Substances developed through nanotechnology research should be included in the Environmental Protection Agency's annual Toxic Release Inventory report, according to a legal analysis by the Project on Emerging Nanotechnologies.
Nanotechnology refers to manipulating the properties of materials at a tiny scale, measured in millionths of a millimeter. It holds great revolutionary promise for next-generation technology, including green technology for pollution clean-up, renewable energy and other innovations. But the health and environmental risks of nanotechnology are still largely unknown. Nanomaterials are already being used in many consumer products, including some sunblock and other personal care products, and research is underway that would bring nanomaterials into many more common products.
For that reason, more toxicological studies need to be done before nanomaterials can be included in the annual TRI, the Project on Emerging Nanotechnologies agrees.
"The key question is whether EPA will make any determinations about whether particular nanomaterials constitute toxic chemicals," says Linda Breggin, one the authors of the analysis and Senior Attorney at the Environmental Law Institute.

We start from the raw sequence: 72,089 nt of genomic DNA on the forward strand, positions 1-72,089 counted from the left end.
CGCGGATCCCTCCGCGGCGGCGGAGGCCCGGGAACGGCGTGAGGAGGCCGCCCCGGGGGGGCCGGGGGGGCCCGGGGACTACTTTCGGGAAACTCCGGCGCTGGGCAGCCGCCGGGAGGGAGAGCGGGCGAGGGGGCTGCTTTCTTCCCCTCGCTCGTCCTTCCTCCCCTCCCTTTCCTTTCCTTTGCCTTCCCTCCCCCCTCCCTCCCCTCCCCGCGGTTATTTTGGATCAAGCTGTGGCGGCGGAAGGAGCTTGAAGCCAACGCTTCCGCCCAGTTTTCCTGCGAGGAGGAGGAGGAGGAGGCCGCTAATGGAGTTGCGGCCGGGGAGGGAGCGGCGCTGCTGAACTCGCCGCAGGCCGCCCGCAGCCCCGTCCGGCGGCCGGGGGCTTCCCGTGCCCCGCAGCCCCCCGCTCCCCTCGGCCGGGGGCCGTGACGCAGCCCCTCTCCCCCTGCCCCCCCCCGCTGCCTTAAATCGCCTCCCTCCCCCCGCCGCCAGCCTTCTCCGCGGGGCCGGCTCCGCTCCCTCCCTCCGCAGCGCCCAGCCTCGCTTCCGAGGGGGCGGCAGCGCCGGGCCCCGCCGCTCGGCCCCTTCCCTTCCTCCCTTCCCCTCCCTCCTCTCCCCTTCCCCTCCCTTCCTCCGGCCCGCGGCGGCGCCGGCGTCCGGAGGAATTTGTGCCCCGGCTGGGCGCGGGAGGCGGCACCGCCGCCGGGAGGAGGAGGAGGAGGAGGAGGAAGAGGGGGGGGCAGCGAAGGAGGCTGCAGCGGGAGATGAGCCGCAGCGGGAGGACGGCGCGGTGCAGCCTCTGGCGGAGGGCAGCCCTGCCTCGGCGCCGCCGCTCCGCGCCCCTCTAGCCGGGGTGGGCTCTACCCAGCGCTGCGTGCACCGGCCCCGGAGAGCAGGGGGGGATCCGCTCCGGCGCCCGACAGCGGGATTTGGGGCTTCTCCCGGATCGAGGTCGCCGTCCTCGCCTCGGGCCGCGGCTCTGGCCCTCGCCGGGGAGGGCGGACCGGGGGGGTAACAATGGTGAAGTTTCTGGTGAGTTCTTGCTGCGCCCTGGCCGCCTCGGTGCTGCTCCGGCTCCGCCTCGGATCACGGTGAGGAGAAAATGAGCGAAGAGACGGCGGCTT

The landmark analysis comes as over 40 environmental, consumer, labor and other groups are calling for regulation and disclosure of products containing nanomaterials, and as congressional lawmakers are considering legislation to expand reporting requirements for environmental pollutants under TRI. Berkeley, Calif., requires manufacturers to disclose known risks of nanomatericals, and Cambridge, Mass., another research hub for the emerging technology, is considering a similar law.
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